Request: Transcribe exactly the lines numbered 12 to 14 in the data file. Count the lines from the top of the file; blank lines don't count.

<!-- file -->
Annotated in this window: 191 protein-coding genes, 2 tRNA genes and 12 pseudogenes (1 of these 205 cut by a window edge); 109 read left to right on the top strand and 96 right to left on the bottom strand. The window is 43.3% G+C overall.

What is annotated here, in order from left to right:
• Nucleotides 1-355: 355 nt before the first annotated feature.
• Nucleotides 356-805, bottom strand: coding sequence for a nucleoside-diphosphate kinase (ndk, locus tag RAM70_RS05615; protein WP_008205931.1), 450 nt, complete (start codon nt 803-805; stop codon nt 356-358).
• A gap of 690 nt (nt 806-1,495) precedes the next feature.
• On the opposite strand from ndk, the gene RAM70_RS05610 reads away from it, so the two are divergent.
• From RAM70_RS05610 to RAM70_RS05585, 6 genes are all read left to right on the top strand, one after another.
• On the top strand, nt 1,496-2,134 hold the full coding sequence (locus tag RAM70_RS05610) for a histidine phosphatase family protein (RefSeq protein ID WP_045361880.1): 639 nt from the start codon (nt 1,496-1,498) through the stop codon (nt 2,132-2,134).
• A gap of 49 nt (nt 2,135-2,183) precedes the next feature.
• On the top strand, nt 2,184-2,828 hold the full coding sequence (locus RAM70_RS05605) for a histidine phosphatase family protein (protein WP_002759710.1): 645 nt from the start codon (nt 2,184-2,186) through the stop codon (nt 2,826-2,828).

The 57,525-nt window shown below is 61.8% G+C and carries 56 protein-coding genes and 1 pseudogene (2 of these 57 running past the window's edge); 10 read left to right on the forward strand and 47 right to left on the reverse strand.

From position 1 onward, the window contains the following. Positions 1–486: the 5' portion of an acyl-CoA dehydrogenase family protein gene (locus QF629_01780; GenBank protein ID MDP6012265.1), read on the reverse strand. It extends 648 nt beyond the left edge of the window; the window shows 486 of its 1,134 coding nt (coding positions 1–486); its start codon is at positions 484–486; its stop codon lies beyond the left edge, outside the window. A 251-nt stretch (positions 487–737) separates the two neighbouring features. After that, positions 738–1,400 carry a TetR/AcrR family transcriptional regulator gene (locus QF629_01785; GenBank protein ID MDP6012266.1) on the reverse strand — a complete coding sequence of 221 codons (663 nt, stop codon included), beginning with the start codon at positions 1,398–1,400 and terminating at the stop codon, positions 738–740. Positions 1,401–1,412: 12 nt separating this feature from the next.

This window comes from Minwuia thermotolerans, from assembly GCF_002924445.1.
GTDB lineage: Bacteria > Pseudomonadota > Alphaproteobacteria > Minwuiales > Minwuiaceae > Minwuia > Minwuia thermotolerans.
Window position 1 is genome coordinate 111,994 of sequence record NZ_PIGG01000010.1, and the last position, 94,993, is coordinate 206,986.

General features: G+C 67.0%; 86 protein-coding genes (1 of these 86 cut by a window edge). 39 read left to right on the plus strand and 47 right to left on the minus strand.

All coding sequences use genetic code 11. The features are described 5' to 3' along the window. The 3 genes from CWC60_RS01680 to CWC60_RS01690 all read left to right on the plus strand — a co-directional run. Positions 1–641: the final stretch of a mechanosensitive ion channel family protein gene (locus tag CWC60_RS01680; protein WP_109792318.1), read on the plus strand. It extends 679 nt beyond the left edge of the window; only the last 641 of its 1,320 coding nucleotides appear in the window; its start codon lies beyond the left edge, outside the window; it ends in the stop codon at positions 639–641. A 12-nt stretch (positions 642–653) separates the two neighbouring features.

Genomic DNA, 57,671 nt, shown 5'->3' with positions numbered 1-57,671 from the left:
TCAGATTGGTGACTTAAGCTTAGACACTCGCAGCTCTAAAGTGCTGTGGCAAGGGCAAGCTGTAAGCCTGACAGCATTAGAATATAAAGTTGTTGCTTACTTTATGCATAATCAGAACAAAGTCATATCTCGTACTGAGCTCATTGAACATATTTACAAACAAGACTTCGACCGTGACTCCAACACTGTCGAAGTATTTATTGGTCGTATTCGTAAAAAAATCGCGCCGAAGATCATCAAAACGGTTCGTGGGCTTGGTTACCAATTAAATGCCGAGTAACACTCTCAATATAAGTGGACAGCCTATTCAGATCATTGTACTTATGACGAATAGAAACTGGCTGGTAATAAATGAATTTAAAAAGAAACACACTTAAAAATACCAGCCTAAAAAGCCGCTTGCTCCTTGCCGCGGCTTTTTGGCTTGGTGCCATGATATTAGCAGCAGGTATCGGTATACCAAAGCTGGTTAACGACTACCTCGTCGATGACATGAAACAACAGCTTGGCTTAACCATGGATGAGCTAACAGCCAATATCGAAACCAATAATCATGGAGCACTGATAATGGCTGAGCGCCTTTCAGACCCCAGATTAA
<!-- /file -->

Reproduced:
From position 1 onward, the window contains the following. Positions 1–486: the 5' portion of an acyl-CoA dehydrogenase family protein gene (locus QF629_01780; GenBank protein ID MDP6012265.1), read on the reverse strand. It extends 648 nt beyond the left edge of the window; the window shows 486 of its 1,134 coding nt (coding positions 1–486); its start codon is at positions 484–486; its stop codon lies beyond the left edge, outside the window. A 251-nt stretch (positions 487–737) separates the two neighbouring features. After that, positions 738–1,400 carry a TetR/AcrR family transcriptional regulator gene (locus QF629_01785; GenBank protein ID MDP6012266.1) on the reverse strand — a complete coding sequence of 221 codons (663 nt, stop codon included), beginning with the start codon at positions 1,398–1,400 and terminating at the stop codon, positions 738–740. Positions 1,401–1,412: 12 nt separating this feature from the next.

This window comes from Minwuia thermotolerans, from assembly GCF_002924445.1.
GTDB lineage: Bacteria > Pseudomonadota > Alphaproteobacteria > Minwuiales > Minwuiaceae > Minwuia > Minwuia thermotolerans.